- Strategic cost management of health care programs working with a broad spectrum of clients, ranging from the restaurant and hotel business to health care to high technology.
- Specialties: Creating, implementing and running health & welfare programs for companies ranging from 100 employees to over 5,000 focused on consumer-driven health plan education and adoption.
- Recipient of 2010 HR Symposium's Excellence in Partnership with HR award.
- All 7 Best Practices
- Pre-Meeting Discovery Process
- One-on-One Call with Expert
- Meeting Summary Report
- Post-Meeting Engagement
Consumerism and Transparency in the Health Care Marketplace
Consumer Driven Health Care occurs when providers of health care adapt to the new environment where users become more aware of the cost and quality issues in health care and factor them in when making choices about what health-care providers to use.
- Claims experience
Claims experience is the pattern of how a group of insured patients sees health-care providers and creates claims against their health insurance. A high level of claims experience can be a negative for an employer that subsidizes employees' health insurance.
The Consolidated Omnibus Budget Reconciliation Act (COBRA) gives workers who lose their health benefits the right to continue those benefits for themselves and their families for a certain amount of time, depending on what life event caused the benefit loss.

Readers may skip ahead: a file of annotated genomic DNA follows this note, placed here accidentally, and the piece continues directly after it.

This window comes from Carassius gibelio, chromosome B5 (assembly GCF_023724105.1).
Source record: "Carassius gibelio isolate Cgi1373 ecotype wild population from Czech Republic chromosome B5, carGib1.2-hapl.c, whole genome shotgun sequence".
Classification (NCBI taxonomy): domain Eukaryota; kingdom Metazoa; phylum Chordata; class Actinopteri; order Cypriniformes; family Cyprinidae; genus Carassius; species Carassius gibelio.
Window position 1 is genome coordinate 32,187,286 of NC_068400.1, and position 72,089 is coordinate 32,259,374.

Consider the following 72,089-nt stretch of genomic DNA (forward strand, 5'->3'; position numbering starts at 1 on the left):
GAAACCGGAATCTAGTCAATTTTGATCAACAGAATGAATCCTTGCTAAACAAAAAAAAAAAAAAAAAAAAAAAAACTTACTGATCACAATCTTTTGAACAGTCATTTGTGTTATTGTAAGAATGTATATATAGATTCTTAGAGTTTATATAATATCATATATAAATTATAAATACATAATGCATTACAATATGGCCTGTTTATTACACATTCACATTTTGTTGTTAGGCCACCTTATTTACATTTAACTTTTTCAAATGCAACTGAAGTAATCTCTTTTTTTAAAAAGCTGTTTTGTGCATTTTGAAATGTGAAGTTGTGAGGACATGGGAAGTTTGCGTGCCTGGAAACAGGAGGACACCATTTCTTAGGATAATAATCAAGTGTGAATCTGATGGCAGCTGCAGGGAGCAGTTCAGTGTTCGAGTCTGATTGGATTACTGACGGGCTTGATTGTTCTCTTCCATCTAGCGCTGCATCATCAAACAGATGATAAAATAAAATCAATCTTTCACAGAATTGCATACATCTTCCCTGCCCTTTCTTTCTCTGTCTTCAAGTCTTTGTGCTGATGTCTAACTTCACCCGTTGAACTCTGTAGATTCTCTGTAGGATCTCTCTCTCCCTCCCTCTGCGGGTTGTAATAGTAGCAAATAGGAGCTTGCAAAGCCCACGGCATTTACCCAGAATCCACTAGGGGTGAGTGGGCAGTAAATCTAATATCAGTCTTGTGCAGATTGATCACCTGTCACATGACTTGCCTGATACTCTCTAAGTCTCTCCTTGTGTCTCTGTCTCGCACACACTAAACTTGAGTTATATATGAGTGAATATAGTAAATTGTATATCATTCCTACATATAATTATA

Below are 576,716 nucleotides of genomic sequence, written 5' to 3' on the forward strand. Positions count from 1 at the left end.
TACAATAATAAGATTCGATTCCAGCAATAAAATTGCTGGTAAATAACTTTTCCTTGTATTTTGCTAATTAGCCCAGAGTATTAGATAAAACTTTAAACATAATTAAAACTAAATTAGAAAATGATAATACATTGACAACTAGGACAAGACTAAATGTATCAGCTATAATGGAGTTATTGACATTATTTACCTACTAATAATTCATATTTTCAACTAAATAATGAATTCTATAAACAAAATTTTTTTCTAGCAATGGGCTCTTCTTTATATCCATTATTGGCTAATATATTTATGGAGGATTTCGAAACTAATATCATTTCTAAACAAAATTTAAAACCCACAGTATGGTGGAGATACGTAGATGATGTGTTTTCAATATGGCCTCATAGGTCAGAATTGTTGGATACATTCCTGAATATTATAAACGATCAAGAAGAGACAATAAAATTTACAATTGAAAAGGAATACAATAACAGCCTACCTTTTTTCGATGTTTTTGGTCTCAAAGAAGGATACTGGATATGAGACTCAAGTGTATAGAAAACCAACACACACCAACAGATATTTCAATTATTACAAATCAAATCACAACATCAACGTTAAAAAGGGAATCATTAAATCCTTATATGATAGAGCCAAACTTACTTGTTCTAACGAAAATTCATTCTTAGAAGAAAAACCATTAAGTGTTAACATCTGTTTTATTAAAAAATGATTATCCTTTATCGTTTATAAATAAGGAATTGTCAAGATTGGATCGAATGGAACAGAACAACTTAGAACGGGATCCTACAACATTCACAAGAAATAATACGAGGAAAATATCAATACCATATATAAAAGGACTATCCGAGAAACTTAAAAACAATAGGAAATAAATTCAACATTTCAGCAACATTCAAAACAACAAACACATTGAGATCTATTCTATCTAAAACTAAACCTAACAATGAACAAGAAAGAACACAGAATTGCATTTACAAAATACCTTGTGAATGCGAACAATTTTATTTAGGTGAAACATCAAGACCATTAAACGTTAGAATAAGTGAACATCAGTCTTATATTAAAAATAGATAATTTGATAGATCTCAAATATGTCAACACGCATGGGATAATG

Participants in a High Deductible Health Plan are responsible for a larger amount of their health care expenses than participants in a more traditional plan, such as an HMO or PPO. In exchange, the premiums for a HDHP are typically much lower.
- Health care consumerism
Health care consumerism occurs when the users of health care become more aware of the cost and quality issues in health care and factor them in when making choices about what health-care providers to use.
A Health Maintenance Organization is a health-insurance plan that typically requires its users to first see a primary care physician and obtain a referral before seeing a specialist. Because of this restriction, an HMO typically charges lower premiums than a PPO.
Health Reimbursement Arrangement: An HRA is similar to an HSA with two exceptions. The person who benefits from the HRA can't contribute his or her own money. And unlike an HSA, where the employer contribution "vest," or belong to the employee as soon as they are made, the balance in the HRA goes back to the employer if the employee leaves the company.
Health Savings Account: The owner of an HSA can use money in the account to pay for a wide variety of medical expenses. Both the person who owns the account and that person's employer can contribute to it. Contributions by the account's owner are tax-deductible, and money withdrawn from the account is tax-free when used for eligible medical expenses. Money in the account "rolls over" into the next year.
A Preferred Provider Organization is a health-insurance plan that allows its users to visit a wide range of health-care professionals, including specialists, at the users' discretion. PPOs typically charge higher premiums because of this flexibility.